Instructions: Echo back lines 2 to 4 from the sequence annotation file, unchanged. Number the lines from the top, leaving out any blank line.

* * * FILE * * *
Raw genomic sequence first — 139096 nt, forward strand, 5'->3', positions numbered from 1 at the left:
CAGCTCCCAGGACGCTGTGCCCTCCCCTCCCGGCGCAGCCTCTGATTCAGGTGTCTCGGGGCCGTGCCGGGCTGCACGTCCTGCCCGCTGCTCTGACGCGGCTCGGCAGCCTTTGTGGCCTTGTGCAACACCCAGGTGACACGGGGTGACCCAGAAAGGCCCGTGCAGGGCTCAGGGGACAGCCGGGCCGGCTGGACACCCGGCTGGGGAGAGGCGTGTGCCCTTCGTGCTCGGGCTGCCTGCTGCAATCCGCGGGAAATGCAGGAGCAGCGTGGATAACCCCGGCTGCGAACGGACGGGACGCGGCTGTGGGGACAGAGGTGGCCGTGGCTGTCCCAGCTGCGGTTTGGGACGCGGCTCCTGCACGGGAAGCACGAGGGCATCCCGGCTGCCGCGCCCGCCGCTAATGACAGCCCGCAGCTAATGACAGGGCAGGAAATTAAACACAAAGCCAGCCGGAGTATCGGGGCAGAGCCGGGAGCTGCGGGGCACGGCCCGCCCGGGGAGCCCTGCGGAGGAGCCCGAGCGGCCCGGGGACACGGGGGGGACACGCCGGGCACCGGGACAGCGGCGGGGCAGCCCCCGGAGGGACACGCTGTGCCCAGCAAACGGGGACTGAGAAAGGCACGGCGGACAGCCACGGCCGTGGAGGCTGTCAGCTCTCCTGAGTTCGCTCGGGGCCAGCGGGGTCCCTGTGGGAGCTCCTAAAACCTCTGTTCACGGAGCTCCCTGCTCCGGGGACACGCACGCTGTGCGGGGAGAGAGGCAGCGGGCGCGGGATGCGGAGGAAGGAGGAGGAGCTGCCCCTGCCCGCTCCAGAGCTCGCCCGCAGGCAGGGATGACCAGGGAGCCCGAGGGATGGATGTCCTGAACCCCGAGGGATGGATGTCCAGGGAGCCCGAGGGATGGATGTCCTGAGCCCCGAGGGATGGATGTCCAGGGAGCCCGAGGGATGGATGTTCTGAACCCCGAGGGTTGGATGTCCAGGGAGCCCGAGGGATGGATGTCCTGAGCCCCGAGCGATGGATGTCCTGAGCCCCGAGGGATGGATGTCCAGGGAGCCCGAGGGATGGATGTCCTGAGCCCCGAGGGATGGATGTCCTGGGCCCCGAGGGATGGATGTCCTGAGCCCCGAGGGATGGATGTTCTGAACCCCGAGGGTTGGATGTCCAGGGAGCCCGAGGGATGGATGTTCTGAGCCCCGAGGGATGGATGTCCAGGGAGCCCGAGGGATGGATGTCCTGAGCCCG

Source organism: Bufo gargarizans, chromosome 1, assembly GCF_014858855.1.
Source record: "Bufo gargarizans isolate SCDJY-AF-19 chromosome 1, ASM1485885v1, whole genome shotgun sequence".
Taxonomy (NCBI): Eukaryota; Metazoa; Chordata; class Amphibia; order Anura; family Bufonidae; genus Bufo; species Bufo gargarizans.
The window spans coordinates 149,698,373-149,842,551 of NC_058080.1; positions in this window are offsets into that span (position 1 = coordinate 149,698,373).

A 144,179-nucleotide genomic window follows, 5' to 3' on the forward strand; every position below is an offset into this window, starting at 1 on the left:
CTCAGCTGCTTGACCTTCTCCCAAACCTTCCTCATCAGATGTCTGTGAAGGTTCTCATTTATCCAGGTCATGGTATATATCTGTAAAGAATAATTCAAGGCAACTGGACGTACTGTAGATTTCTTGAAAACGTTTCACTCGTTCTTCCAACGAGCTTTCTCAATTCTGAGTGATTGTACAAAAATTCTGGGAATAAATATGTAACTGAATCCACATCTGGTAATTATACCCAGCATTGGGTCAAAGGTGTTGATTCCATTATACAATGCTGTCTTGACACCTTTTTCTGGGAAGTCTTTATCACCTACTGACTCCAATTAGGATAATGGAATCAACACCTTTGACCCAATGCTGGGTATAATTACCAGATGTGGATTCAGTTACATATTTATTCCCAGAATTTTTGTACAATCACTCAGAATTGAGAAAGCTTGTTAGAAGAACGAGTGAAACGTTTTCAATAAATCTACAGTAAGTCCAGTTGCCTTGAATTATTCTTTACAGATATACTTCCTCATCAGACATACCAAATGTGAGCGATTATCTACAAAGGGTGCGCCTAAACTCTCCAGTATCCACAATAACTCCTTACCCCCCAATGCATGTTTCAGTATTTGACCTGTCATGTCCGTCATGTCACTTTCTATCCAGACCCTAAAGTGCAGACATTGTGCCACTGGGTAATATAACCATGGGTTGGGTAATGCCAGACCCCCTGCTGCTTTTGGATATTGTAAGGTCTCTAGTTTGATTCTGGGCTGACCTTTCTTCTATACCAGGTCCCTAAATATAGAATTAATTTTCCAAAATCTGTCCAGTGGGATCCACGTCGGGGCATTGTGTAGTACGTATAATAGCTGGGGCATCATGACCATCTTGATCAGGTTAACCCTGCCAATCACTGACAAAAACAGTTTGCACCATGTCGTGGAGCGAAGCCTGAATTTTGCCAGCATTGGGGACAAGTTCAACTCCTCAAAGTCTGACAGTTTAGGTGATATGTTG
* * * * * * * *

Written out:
CAGCTCCCAGGACGCTGTGCCCTCCCCTCCCGGCGCAGCCTCTGATTCAGGTGTCTCGGGGCCGTGCCGGGCTGCACGTCCTGCCCGCTGCTCTGACGCGGCTCGGCAGCCTTTGTGGCCTTGTGCAACACCCAGGTGACACGGGGTGACCCAGAAAGGCCCGTGCAGGGCTCAGGGGACAGCCGGGCCGGCTGGACACCCGGCTGGGGAGAGGCGTGTGCCCTTCGTGCTCGGGCTGCCTGCTGCAATCCGCGGGAAATGCAGGAGCAGCGTGGATAACCCCGGCTGCGAACGGACGGGACGCGGCTGTGGGGACAGAGGTGGCCGTGGCTGTCCCAGCTGCGGTTTGGGACGCGGCTCCTGCACGGGAAGCACGAGGGCATCCCGGCTGCCGCGCCCGCCGCTAATGACAGCCCGCAGCTAATGACAGGGCAGGAAATTAAACACAAAGCCAGCCGGAGTATCGGGGCAGAGCCGGGAGCTGCGGGGCACGGCCCGCCCGGGGAGCCCTGCGGAGGAGCCCGAGCGGCCCGGGGACACGGGGGGGACACGCCGGGCACCGGGACAGCGGCGGGGCAGCCCCCGGAGGGACACGCTGTGCCCAGCAAACGGGGACTGAGAAAGGCACGGCGGACAGCCACGGCCGTGGAGGCTGTCAGCTCTCCTGAGTTCGCTCGGGGCCAGCGGGGTCCCTGTGGGAGCTCCTAAAACCTCTGTTCACGGAGCTCCCTGCTCCGGGGACACGCACGCTGTGCGGGGAGAGAGGCAGCGGGCGCGGGATGCGGAGGAAGGAGGAGGAGCTGCCCCTGCCCGCTCCAGAGCTCGCCCGCAGGCAGGGATGACCAGGGAGCCCGAGGGATGGATGTCCTGAACCCCGAGGGATGGATGTCCAGGGAGCCCGAGGGATGGATGTCCTGAGCCCCGAGGGATGGATGTCCAGGGAGCCCGAGGGATGGATGTTCTGAACCCCGAGGGTTGGATGTCCAGGGAGCCCGAGGGATGGATGTCCTGAGCCCCGAGCGATGGATGTCCTGAGCCCCGAGGGATGGATGTCCAGGGAGCCCGAGGGATGGATGTCCTGAGCCCCGAGGGATGGATGTCCTGGGCCCCGAGGGATGGATGTCCTGAGCCCCGAGGGATGGATGTTCTGAACCCCGAGGGTTGGATGTCCAGGGAGCCCGAGGGATGGATGTTCTGAGCCCCGAGGGATGGATGTCCAGGGAGCCCGAGGGATGGATGTCCTGAGCCCG

Source organism: Bufo gargarizans, chromosome 1, assembly GCF_014858855.1.
Source record: "Bufo gargarizans isolate SCDJY-AF-19 chromosome 1, ASM1485885v1, whole genome shotgun sequence".